If there’s one thing a DC CW show loves, it’s someone taking over the airwaves in a time of crisis. After terrorizing the children of Gotham, Roman Sionis, a.k.a. Black Mask, signs off calling for a Purge-like night, saying “You know what they say about power: ‘Use it or lose it.’” Given that the episode’s also titled “Power,” it’s a little too on the nose, but the season-two finale does dedicate itself to an exploration of that subject.
From the jump, it was clear that Ryan (Javicia Leslie) had different intentions for the Batsuit than Kate Kane did when she first put it on. Their upbringings, financial backgrounds, and general hardships in life were completely different. They’d both experienced loss, but the suit didn’t just give Ryan a kind of power that she could wield with her fists. It also gave her family and a life that she didn’t expect when she was first introduced in the season-two premiere.
When Ryan stepped onto the scene this season and the chance to become Batwoman almost literally hit her on the head, she didn’t take it because it offered her a chance at glory or personal gain. She took on the mantle to find a way out of her situation but also to seek some sort of vengeance for her adoptive mother’s death. But Ryan quickly realized that a hero shouldn’t wear a symbol for those reasons and became Batwoman on her own admirable terms.
This makes Ryan’s revelation in the season-two finale all the more frustrating a development. She’s convinced that she’s nothing without the Batsuit since Circe/Kate (Wallis Day) stole it, and because she couldn’t stop Sionis from terrorizing Gotham. A lot of superheroes go through a moment like this, where they let their suit define them. Tony Stark’s “If you’re nothing without this suit, then you shouldn’t have it” exchange with Peter Parker in Spider-Man: Homecoming is one that comes to mind. The Batsuit famously has many bells and whistles, and Ryan is feeling inadequate without them while Circe is in control of Kate’s body and Roman Sionis is wreaking havoc. Interestingly enough, Ryan isn’t roused by her found family, Luke (Camrus Johnson) or Mary (Nicole Kang), but instead by Sophie (Meagan Tandy).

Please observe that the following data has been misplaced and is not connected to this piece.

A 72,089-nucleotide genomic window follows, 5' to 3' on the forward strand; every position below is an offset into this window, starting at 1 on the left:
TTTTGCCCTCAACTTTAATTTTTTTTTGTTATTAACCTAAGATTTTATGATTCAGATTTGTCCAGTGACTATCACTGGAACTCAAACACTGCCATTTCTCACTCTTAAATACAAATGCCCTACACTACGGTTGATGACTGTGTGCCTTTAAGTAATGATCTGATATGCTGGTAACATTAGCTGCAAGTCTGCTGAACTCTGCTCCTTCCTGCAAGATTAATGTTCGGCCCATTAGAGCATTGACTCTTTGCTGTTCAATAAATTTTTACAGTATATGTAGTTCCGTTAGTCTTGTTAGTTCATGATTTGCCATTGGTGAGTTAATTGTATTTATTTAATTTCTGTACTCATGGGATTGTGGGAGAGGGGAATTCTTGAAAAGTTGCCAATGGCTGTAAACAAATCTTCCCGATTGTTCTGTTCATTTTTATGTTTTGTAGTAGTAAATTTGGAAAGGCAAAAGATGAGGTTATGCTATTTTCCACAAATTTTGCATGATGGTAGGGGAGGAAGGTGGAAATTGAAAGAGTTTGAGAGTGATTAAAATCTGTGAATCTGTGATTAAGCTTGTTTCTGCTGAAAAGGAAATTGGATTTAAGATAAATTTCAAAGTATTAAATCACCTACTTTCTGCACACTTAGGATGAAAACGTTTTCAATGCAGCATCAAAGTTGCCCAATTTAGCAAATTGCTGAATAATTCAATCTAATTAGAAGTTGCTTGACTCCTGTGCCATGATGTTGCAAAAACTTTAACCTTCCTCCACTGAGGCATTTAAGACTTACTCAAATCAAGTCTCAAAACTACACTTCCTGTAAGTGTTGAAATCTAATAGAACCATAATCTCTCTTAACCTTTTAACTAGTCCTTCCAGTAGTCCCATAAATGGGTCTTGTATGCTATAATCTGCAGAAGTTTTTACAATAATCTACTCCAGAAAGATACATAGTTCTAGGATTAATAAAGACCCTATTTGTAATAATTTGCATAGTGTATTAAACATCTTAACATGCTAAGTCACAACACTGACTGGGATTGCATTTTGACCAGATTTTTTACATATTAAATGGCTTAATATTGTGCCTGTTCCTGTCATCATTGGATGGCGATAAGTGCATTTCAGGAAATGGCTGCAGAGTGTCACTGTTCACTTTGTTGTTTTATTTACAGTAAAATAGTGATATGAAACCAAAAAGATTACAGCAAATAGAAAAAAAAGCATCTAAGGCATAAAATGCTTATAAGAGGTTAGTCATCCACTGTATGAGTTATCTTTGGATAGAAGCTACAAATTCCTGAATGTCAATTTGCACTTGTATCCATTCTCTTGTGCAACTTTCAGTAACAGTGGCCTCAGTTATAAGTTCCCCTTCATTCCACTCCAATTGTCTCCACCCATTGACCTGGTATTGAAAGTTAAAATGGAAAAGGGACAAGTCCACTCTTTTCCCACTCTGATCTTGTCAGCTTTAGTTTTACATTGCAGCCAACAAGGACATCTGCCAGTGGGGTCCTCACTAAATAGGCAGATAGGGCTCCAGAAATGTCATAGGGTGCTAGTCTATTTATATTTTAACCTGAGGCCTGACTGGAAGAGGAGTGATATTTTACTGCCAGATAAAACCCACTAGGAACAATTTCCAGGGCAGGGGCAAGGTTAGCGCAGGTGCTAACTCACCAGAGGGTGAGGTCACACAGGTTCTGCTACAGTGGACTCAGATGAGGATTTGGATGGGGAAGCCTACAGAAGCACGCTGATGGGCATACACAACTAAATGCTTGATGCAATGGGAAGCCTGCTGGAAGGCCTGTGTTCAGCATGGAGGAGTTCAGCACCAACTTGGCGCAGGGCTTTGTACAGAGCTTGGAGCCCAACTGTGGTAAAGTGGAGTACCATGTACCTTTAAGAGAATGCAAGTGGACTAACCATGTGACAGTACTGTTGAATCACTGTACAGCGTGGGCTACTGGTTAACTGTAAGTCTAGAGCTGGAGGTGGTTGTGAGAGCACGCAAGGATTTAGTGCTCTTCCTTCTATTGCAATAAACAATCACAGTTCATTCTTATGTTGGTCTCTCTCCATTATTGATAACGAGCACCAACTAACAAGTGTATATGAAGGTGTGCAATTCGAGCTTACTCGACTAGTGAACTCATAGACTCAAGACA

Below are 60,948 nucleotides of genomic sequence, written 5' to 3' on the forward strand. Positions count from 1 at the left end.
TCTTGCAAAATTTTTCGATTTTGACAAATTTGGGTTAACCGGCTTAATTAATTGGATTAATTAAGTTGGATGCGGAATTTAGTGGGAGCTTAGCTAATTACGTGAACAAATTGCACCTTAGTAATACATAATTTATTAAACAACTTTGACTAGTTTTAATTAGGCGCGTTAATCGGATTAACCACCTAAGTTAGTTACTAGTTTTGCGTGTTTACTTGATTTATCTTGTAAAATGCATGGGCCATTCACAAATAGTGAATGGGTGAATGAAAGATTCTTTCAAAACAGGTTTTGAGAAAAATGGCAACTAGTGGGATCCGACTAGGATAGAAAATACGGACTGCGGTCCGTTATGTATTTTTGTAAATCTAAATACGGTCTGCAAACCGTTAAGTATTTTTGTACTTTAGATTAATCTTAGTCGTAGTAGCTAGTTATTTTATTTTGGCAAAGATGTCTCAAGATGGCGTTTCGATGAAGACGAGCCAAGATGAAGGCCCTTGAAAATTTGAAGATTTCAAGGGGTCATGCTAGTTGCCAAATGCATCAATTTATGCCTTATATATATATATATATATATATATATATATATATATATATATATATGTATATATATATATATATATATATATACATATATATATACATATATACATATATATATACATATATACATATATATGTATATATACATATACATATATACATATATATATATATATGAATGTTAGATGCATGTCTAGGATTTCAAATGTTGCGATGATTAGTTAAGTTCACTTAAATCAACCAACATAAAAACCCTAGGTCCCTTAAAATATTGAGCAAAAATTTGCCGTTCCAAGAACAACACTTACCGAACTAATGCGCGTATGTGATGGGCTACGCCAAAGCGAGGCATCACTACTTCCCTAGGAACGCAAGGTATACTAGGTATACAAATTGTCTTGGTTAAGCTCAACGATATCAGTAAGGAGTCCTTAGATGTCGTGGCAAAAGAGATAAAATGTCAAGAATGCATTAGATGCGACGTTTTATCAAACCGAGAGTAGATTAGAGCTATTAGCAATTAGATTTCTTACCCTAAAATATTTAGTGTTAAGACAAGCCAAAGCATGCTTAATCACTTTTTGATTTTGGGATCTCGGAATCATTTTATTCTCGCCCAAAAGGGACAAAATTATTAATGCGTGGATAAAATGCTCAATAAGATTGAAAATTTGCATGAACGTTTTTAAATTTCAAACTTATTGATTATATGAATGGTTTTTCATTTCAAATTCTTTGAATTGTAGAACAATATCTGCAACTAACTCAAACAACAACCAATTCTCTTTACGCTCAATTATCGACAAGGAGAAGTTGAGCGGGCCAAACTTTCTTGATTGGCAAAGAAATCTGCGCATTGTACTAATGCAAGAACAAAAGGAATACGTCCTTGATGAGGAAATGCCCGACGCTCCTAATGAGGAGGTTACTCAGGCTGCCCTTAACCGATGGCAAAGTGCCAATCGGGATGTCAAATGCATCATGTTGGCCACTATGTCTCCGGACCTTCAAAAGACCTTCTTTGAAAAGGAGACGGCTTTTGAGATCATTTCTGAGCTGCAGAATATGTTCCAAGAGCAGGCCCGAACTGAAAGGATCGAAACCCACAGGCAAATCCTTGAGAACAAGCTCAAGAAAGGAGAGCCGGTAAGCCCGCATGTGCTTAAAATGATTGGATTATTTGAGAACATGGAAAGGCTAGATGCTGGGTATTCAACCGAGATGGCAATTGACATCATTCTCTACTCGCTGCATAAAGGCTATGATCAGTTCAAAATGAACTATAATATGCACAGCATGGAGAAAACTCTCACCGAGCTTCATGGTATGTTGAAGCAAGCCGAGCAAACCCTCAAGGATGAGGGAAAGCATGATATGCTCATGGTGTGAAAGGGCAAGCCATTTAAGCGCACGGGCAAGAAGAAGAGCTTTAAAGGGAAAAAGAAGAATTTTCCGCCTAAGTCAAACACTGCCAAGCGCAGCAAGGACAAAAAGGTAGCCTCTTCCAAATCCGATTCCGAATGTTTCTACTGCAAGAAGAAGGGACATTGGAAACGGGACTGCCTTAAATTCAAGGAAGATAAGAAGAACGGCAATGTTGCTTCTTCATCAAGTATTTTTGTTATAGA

In the end, when Kate compares their two journeys and says Ryan wore the suit to “survive,” it not only puts into perspective how different the two Batwomen are, but how much Ryan embodies the hero. Not that Kate wasn’t a good Batwoman, but Kate’s point is that Ryan knows the plight of the most-wronged citizens in Gotham, those that have “no hope left.” She’s not just a hero helping her city by “giving back”—Ryan represents Gotham and its heart in a way Kate can’t.
With all that talk of “putting on a suit doesn’t make you a hero,” Luke Fox does don a suit, which isan interesting juxtaposition. For much of the second half of the season, Luke has been dealing with feeling left out and powerless in his own right. Ryan even called him a bystander at one point, which caused him to try and stop a carjacking, leading to some crooked Crows shooting him. This leads to him pulling a Buffy Summers and being unhappy he’s brought back to the land of the living. He feels useless, although he is a big help to the team.
But finding the Batsuit that his own father gave him doesn’t detract from Ryan’s arc of being a hero with or without a suit. Luke—and Mary for that matter—has already proven he’s a hero without his suit. The suit is more of a way to tie him to his father Lucius Fox, a connection Luke lost when he was kept from meeting his dad in the afterlife, which really took a toll on him. He needed that suit probably more than he realized. Plus, without it, Mary would have died.